I’m sick of WordPress so I wrote a new theme to make it worse

In an attempt to have a WordPress theme optimized for running on the Raspberry Pi 3, I went through the hurdles of writing my own theme. Among my goals was to create something entirely free of third party CSS and JavaScript frameworks. Actually, I wanted a theme free from JavaScript altogether and in my opinion there are already more than enough websites built on the Bootstrap framework (you’ll recognize them, they all look the same).

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How to use Google Fonts locally with the Twenty Fifteen WordPress theme

So this website was pretty much free of trackers with one notable exception, the fonts provided by the Twenty Fifteen theme. By its use of the Google Fonts API, most visitors were still leaking data back to the great chocolate factory. However, as the fonts are open source we’re free to use them outside of Google’s realm.

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The hacking of Linux Mint – And out came the wolves

By now most people have gotten up to speed with latest news regarding the attack against the Linux Mint infrastructure and the ripples it created within the Mint community. If not, here is yet another quick and superficial recap:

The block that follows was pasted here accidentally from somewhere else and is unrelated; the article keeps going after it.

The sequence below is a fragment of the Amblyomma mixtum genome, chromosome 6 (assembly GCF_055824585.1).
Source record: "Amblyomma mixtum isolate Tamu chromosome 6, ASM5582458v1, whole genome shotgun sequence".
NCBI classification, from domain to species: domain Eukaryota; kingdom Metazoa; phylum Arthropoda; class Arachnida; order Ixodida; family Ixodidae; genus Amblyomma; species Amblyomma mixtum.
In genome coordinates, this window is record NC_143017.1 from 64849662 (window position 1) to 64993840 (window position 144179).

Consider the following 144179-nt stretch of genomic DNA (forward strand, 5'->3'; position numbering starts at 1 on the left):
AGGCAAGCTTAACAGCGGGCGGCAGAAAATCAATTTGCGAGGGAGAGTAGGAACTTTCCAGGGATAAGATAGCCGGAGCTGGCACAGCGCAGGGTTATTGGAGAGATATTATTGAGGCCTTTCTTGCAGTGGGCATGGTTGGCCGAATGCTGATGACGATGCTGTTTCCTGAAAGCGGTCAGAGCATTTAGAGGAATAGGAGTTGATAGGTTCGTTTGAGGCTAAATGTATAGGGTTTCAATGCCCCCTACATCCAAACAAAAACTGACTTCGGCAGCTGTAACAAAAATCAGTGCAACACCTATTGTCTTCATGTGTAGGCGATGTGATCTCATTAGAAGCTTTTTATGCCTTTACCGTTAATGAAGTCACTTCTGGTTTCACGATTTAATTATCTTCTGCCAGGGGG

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WordPress – Why is WP Super Cache creating suspicious cache folders

The symptom is rather ominous, your wp-content/cache/supercache folder is suddenly populated by additional domain name folders having no connection to your website. What could have caused this? Has your website been compromised or is there some reasonable explanation for this behavior.

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WordPress on Raspberry Pi 2 running Slackware ARM

Two weeks ago, I decided to move this blog from its old hosting and deploy it on a Raspberry Pi 2. The geek in me could no longer resist the urge to discover if a $35 worth computer could replace the need for commercial hosting. Besides, what a great opportunity to finally get my hands on Slackware’s official ARM port.

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Where does WordPress spam come from?

After using Akismet for a few years to battle spam, it seemed to me that the spammers were slowly gaining the upper hand. Spam was starting to leak through the cracks and I was looking for an alternate approach to the problem.

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WordPress xmlrpc.php – Brute Force Attacks

What was supposed to be a quiet Saturday morning quickly turned into a couple of hours trying to mitigate an increasing strain on a  WordPress based site. After getting around 800 post requests per minute to the WordPress xmlrpc.php file, resources for the site in question was getting sparse.

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